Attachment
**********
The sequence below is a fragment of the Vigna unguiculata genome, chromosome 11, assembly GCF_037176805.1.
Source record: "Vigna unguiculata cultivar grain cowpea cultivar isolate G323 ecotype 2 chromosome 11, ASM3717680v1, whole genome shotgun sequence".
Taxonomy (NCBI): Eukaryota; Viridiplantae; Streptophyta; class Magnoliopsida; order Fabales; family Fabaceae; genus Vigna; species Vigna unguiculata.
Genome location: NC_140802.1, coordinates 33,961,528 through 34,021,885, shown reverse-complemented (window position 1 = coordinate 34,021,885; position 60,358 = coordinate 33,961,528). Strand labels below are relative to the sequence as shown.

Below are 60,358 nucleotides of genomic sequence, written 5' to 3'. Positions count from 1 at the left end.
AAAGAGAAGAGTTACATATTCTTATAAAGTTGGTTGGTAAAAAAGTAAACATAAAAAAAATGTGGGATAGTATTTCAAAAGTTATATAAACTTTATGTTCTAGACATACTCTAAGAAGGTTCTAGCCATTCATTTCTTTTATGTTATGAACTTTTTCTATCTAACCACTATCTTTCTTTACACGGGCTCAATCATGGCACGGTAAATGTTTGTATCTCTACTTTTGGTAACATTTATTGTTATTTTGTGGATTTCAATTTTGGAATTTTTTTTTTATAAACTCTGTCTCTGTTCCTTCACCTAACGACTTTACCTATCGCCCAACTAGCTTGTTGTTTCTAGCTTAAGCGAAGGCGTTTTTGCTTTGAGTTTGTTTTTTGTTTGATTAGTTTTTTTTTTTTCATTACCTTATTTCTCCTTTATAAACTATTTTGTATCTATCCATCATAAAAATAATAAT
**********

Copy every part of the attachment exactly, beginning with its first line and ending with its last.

The sequence below is a fragment of the Vigna unguiculata genome, chromosome 11, assembly GCF_037176805.1.
Source record: "Vigna unguiculata cultivar grain cowpea cultivar isolate G323 ecotype 2 chromosome 11, ASM3717680v1, whole genome shotgun sequence".
Taxonomy (NCBI): Eukaryota; Viridiplantae; Streptophyta; class Magnoliopsida; order Fabales; family Fabaceae; genus Vigna; species Vigna unguiculata.
Genome location: NC_140802.1, coordinates 33,961,528 through 34,021,885, shown reverse-complemented (window position 1 = coordinate 34,021,885; position 60,358 = coordinate 33,961,528). Strand labels below are relative to the sequence as shown.

Below are 60,358 nucleotides of genomic sequence, written 5' to 3'. Positions count from 1 at the left end.
AAAGAGAAGAGTTACATATTCTTATAAAGTTGGTTGGTAAAAAAGTAAACATAAAAAAAATGTGGGATAGTATTTCAAAAGTTATATAAACTTTATGTTCTAGACATACTCTAAGAAGGTTCTAGCCATTCATTTCTTTTATGTTATGAACTTTTTCTATCTAACCACTATCTTTCTTTACACGGGCTCAATCATGGCACGGTAAATGTTTGTATCTCTACTTTTGGTAACATTTATTGTTATTTTGTGGATTTCAATTTTGGAATTTTTTTTTTATAAACTCTGTCTCTGTTCCTTCACCTAACGACTTTACCTATCGCCCAACTAGCTTGTTGTTTCTAGCTTAAGCGAAGGCGTTTTTGCTTTGAGTTTGTTTTTTGTTTGATTAGTTTTTTTTTTTTCATTACCTTATTTCTCCTTTATAAACTATTTTGTATCTATCCATCATAAAAATAATAAT